Trying to set buffer sizes on Android

I have been struggling to try to change the buffer size on any android device.

  1. I initialize the device,
  2. I get the current AudioDeviceSetup
  3. I set the buffer size to one of the available device buffer sizes
  4. I set the setup on the audioDeviceManager

On a pixel where the default buffer size is 94, this has no effect. Not a huge deal… 94 default is fine for my purposes anyway.
On a nexus where the default buffer size is a mind-boggling 1920, the app crashes on the call to ‘setAudioDeviceSetup’ (. (*Base::owner.engine)->CreateAudioPlayer(…) line 410 of juce_android_OpenSL.cpp)

I’m afraid, as far as a I know at least, that on most Android devices you are stuck with such mind-boggling buffer sizes…

Which Nexus device are you referring to? Off the top of my head Nexus 9 has a buffer size of 128, Nexus 6P has 192 and Nexus 5X has 192.

Incidentally I think you mean 96 frames on Pixel, not 94.

Either way, 1920 is a very large buffer and unless it’s a very old Nexus device it sounds too high to be correct.

@Don_Turner my assumption from my tests a while ago is that on most devices we are not able to change the buffer size, is that correct?

Yes, on the Pixel 2 I have, I did mean 96, not 94 :slight_smile:

I have a nexus 7 running 6.0.1 which is giving me a default frame size of 1920.
(I am actually considering not supporting it, because of this:
Support USB Audio devices on Android)

I don’t know of any device where you can change the buffer size of the underlying audio device (we generally refer to this as a “burst” - a discrete chunk of audio frames which are read/written by the audio device in a single operation).

You can, however, change the software buffer size - rule of thumb is to use 2 bursts. On API 26+ this can be done dynamically on an audio stream, on <26 this can only be set before the audio stream is opened.

@jemur Nexus 7 is 6 years old! That’s a lifetime in phone terms! :wink: Yes, I wouldn’t support it if latency is critical to the user experience.

BTW in case it’s useful ROLI published the buffer sizes of many Android phones in their MAQ index:

I’m not sure on the exact calculation used. For example, Pixel has a burst size of 192 frames which equates to 4ms @ 48kHz. The MAQ states 16ms latency which would indicate that their calculation (for Pixel at least) is 4 * burst size.

If that formula is consistent throughout the list then it could be a useful list of burst sizes for popular Android devices.

@jules Can you share any more info about the latency calculation formula?

I am using the below JUCE estimates for latency, and at least on the Pixel 2 they seem ok.
Definitely get that the Nexus is old… I literally have two devices to test on… the Pixel 2 and the Nexus 7… it was the best of times, it was the worst of times…

    inputLatency  = (javaDevice.minBufferSizeIn  * 2) / 3;
    outputLatency = (javaDevice.minBufferSizeOut * 2) / 3;

    const int64 longestLatency = jmax (inputLatency, outputLatency);
    const int64 totalLatency = inputLatency + outputLatency;
    inputLatency  = (int) ((longestLatency * inputLatency)  / totalLatency) & ~15;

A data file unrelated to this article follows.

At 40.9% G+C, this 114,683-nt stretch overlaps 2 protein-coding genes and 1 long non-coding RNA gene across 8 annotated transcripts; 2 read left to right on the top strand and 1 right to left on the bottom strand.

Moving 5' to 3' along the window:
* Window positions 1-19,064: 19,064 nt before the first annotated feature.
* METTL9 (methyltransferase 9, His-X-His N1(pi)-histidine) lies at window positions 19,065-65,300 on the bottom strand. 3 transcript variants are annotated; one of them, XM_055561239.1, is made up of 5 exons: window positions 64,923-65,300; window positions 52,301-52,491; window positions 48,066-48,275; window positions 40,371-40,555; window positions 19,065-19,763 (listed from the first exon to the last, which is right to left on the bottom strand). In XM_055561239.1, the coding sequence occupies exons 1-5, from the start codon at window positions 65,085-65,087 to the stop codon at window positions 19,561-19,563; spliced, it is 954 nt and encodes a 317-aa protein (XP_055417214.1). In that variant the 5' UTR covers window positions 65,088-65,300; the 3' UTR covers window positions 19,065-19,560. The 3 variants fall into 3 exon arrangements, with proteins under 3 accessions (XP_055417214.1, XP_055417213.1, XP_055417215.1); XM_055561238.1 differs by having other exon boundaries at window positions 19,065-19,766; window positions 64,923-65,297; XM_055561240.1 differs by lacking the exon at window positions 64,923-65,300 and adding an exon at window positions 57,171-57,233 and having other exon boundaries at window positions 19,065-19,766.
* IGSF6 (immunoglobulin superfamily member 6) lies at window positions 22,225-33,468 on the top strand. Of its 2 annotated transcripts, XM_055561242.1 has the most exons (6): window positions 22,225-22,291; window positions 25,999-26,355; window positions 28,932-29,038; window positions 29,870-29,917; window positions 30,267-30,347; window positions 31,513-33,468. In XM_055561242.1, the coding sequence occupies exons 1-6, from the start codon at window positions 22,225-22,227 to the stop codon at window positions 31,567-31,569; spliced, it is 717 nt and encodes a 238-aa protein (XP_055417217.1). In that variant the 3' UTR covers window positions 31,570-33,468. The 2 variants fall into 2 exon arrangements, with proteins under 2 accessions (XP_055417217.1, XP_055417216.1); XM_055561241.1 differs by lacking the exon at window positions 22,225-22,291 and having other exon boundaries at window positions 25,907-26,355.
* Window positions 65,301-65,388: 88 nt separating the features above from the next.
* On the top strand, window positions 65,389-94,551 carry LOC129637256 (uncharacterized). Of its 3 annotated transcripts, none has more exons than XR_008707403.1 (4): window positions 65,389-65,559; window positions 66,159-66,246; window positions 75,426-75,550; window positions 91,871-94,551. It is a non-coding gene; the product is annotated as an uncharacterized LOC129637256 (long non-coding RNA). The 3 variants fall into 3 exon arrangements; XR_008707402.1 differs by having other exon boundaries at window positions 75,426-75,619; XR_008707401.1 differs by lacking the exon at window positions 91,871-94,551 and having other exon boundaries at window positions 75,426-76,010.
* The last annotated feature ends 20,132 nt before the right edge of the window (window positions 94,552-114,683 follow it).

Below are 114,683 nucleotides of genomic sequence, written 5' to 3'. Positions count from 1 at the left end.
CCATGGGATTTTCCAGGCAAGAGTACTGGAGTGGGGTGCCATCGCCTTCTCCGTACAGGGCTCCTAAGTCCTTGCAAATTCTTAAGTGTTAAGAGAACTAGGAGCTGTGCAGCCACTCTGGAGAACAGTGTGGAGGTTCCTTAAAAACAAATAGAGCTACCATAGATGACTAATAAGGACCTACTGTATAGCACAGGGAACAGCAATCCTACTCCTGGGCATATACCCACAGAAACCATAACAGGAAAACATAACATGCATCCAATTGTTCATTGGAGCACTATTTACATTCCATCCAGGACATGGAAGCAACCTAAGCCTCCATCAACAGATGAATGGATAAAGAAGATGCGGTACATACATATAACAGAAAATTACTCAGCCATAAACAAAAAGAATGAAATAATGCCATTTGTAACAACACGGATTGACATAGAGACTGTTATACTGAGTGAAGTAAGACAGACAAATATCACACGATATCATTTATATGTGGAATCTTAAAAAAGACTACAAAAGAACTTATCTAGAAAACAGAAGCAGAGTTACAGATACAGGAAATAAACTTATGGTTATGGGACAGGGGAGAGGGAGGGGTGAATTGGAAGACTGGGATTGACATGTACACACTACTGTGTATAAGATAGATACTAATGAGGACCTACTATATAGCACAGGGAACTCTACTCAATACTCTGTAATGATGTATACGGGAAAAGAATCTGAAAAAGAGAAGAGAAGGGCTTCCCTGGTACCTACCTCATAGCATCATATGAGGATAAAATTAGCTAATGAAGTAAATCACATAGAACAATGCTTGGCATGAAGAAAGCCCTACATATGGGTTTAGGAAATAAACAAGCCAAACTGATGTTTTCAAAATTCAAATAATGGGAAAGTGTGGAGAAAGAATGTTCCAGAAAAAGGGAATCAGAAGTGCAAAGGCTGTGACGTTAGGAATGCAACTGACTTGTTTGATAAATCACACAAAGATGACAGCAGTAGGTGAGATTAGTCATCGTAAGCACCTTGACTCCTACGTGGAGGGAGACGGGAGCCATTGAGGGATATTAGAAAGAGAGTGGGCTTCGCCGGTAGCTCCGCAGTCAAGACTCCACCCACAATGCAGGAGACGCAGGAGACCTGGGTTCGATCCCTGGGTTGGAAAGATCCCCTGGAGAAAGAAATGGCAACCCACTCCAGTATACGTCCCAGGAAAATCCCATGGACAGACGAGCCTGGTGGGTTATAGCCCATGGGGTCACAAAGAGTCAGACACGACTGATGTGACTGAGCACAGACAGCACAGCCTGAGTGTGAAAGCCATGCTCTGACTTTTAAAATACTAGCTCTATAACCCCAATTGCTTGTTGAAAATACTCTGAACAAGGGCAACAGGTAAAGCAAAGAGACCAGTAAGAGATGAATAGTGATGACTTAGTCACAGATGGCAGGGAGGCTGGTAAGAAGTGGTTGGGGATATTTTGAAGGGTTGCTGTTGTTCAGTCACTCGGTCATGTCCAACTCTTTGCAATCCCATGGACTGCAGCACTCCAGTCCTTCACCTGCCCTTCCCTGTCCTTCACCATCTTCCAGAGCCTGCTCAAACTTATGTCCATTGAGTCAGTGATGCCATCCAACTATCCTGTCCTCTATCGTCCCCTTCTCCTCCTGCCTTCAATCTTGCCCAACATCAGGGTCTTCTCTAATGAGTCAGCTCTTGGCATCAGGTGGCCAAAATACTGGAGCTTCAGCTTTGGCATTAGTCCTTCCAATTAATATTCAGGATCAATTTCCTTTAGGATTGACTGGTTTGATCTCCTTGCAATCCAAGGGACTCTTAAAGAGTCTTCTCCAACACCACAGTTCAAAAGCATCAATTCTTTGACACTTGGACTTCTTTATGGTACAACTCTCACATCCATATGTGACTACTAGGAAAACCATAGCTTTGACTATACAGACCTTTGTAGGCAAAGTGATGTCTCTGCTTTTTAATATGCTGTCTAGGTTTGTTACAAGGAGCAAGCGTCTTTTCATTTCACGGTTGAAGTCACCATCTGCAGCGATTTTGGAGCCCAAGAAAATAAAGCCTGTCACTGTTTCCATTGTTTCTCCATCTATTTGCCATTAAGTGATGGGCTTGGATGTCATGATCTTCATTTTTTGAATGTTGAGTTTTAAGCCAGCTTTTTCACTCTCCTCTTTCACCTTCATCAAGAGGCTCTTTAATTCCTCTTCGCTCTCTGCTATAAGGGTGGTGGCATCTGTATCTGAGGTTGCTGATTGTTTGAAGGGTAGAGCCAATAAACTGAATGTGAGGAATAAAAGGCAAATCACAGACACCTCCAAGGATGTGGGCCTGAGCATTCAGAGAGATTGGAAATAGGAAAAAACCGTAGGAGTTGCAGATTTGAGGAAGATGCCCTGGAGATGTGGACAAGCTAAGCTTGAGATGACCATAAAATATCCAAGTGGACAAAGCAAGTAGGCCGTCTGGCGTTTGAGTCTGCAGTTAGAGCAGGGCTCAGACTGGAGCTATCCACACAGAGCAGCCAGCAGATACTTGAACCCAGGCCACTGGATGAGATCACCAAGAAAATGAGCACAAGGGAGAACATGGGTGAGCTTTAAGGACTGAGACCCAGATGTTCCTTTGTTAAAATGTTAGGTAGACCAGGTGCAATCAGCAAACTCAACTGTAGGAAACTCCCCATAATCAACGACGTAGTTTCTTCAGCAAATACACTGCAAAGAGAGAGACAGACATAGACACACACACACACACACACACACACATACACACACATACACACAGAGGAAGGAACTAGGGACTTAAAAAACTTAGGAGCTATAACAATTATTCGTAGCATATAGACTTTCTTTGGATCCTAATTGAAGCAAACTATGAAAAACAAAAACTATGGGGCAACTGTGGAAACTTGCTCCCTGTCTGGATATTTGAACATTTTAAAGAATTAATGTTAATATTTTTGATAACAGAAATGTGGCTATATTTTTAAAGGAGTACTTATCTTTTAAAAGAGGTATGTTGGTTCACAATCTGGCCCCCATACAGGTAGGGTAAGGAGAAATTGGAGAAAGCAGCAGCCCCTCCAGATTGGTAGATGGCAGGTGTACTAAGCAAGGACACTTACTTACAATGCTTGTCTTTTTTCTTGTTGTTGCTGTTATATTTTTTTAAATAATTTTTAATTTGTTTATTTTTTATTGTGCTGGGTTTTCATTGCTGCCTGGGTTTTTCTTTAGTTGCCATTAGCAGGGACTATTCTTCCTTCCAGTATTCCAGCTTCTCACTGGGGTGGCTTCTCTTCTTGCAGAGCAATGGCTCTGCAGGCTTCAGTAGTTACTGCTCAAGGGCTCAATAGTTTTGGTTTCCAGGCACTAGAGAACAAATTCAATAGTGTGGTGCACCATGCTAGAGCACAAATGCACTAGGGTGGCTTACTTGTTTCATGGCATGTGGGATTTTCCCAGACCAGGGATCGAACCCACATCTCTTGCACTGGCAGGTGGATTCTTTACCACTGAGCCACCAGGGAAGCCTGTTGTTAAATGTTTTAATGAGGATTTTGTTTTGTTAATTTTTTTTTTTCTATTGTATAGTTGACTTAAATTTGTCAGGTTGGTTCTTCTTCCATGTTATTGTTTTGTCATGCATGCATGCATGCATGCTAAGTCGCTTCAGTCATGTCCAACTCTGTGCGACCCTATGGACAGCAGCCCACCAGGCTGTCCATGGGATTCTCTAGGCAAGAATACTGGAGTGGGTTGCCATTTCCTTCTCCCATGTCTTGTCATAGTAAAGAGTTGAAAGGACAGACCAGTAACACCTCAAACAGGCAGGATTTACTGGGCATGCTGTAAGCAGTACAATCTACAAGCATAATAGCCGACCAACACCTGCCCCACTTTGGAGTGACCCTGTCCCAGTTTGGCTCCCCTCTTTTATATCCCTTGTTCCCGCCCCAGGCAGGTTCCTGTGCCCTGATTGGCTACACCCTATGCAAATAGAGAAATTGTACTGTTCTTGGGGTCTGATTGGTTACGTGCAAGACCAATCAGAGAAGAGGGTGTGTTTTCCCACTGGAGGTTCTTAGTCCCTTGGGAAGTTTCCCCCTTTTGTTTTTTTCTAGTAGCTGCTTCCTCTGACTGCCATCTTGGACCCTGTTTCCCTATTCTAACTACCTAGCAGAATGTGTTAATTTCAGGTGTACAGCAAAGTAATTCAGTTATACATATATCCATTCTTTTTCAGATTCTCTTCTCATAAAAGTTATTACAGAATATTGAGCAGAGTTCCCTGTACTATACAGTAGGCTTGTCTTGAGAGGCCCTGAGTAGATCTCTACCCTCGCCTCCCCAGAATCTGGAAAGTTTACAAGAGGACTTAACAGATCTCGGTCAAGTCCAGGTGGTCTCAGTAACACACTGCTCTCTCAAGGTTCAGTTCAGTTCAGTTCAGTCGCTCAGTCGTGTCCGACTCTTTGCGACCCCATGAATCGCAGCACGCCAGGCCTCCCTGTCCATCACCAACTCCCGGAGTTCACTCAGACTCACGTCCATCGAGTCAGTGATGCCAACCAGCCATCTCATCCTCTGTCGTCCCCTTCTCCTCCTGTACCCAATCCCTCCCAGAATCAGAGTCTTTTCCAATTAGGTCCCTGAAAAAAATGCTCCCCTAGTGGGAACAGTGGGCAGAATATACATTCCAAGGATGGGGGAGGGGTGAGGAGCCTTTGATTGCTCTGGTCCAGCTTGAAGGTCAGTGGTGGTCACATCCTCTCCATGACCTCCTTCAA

outputLatency = (int) ((longestLatency * outputLatency) / totalLatency) & ~15;

Hmm, I’m testing now on Google Pixel 4 and surprisingly I’m also encountered a large buffer - 1920 samples.

The debug shows me:
prepareToPlay: 44100, 1920 samples
processBlock: 8-874 samples

But it feels like a delay somewhere for more than half a second. That is, it is not comfortable to play notes at all, as it happens in the case of an instant response on iPhone/iPad.

does it make sense to bother with this? Perhaps the android developers will tell anything? Or is android still dead for audio? I also see that when I minimized app, the sound wheezes wildly and second it is almost impossible to make it work at a frequency of 48,000


Faced with another issue. Noticed that on Android prepareToPlay gives me 96 samples, 44100 - which is fine, that what I set.

But in the getNextAudioBlock the bufferToFill.buffer->getNumSamples() gives me 138 or even more size like 882. How this is possible? My app is crashing because my own buffers are smaller than the incoming data. Or I missed something and this is mixed with input channels? btw. the startSample always 0 at the moment.

Thank you.

I think on some mobile hardware the expected maximum block size is sometimes reported incorrectly by the system. It’s probably a good idea to program defensively, so that if the actual block size is larger than the expected block size, it is split up into smaller chunks which can be processed safely.

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@reuk Thanks, yeah that what I started did.

But I seem to be running into issue with android more and more. I use Pixel 4 and it seems app running so slow, or it’s snapdragon so slow, not sure. The wheezing starts almost immediately, while on the old iphone 10 it is only 45% of the cpu at maximum load with 4096 voices. On pixel I can play only 128-256 voices. I use the same optimizations OFast, fast-math, lto, etc.

When buffer 48000/96 - no sound at all and android is hang (only hard reboot )
When buffer 48000/1920 - I can play only 256 voices
When buffer 44100/1920 - I can play 300-512 voices
I tried to disable “OBOE” and it seems sound a little better, but still a lot of artifacts.

@ To people - How are things going with the load on the android? It is expected that the drop in power compared to Apple’s A11, A12x is about 16x times slower ?

p.s. by 4096 voices I mean - 16 voices x 4 osc x 16 unison x 4 oversampling (and everywhere I mostly use FloatVectorOperations)